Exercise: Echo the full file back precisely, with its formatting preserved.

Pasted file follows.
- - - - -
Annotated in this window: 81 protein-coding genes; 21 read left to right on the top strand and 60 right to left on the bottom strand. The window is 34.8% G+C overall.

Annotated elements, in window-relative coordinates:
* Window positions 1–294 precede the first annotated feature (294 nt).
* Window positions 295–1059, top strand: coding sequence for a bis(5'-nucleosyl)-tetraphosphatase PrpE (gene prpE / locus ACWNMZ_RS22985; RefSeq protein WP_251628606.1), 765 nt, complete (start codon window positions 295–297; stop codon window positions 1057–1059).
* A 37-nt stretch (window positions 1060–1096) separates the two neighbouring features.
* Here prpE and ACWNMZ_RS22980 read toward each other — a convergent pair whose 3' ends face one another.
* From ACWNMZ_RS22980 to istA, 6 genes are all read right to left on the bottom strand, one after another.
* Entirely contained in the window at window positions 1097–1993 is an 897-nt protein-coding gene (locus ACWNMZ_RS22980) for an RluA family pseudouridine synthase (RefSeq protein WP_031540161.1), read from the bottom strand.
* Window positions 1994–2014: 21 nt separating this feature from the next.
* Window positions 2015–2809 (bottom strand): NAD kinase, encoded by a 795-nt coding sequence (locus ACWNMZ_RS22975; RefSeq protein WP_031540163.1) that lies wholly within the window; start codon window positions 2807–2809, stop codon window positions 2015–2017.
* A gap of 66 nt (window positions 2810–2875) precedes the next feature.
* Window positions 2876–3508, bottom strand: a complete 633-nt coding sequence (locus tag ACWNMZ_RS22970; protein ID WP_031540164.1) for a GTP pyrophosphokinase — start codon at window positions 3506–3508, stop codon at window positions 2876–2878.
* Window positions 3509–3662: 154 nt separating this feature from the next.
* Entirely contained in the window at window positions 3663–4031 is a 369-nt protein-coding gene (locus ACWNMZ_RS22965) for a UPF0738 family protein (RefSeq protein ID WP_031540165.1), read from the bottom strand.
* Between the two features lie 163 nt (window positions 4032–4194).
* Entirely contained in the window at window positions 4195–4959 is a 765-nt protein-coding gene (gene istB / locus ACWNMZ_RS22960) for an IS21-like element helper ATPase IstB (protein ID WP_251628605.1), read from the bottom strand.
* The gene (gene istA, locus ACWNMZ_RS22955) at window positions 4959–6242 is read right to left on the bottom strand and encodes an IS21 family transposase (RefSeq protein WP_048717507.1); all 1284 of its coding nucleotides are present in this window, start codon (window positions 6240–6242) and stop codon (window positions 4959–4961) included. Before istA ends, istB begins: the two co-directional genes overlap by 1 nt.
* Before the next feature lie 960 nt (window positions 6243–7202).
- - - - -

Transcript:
Annotated in this window: 81 protein-coding genes; 21 read left to right on the top strand and 60 right to left on the bottom strand. The window is 34.8% G+C overall.

Annotated elements, in window-relative coordinates:
* Window positions 1–294 precede the first annotated feature (294 nt).
* Window positions 295–1059, top strand: coding sequence for a bis(5'-nucleosyl)-tetraphosphatase PrpE (gene prpE / locus ACWNMZ_RS22985; RefSeq protein WP_251628606.1), 765 nt, complete (start codon window positions 295–297; stop codon window positions 1057–1059).
* A 37-nt stretch (window positions 1060–1096) separates the two neighbouring features.
* Here prpE and ACWNMZ_RS22980 read toward each other — a convergent pair whose 3' ends face one another.
* From ACWNMZ_RS22980 to istA, 6 genes are all read right to left on the bottom strand, one after another.
* Entirely contained in the window at window positions 1097–1993 is an 897-nt protein-coding gene (locus ACWNMZ_RS22980) for an RluA family pseudouridine synthase (RefSeq protein WP_031540161.1), read from the bottom strand.
* Window positions 1994–2014: 21 nt separating this feature from the next.
* Window positions 2015–2809 (bottom strand): NAD kinase, encoded by a 795-nt coding sequence (locus ACWNMZ_RS22975; RefSeq protein WP_031540163.1) that lies wholly within the window; start codon window positions 2807–2809, stop codon window positions 2015–2017.
* A gap of 66 nt (window positions 2810–2875) precedes the next feature.
* Window positions 2876–3508, bottom strand: a complete 633-nt coding sequence (locus tag ACWNMZ_RS22970; protein ID WP_031540164.1) for a GTP pyrophosphokinase — start codon at window positions 3506–3508, stop codon at window positions 2876–2878.
* Window positions 3509–3662: 154 nt separating this feature from the next.
* Entirely contained in the window at window positions 3663–4031 is a 369-nt protein-coding gene (locus ACWNMZ_RS22965) for a UPF0738 family protein (RefSeq protein ID WP_031540165.1), read from the bottom strand.
* Between the two features lie 163 nt (window positions 4032–4194).
* Entirely contained in the window at window positions 4195–4959 is a 765-nt protein-coding gene (gene istB / locus ACWNMZ_RS22960) for an IS21-like element helper ATPase IstB (protein ID WP_251628605.1), read from the bottom strand.
* The gene (gene istA, locus ACWNMZ_RS22955) at window positions 4959–6242 is read right to left on the bottom strand and encodes an IS21 family transposase (RefSeq protein WP_048717507.1); all 1284 of its coding nucleotides are present in this window, start codon (window positions 6240–6242) and stop codon (window positions 4959–4961) included. Before istA ends, istB begins: the two co-directional genes overlap by 1 nt.
* Before the next feature lie 960 nt (window positions 6243–7202).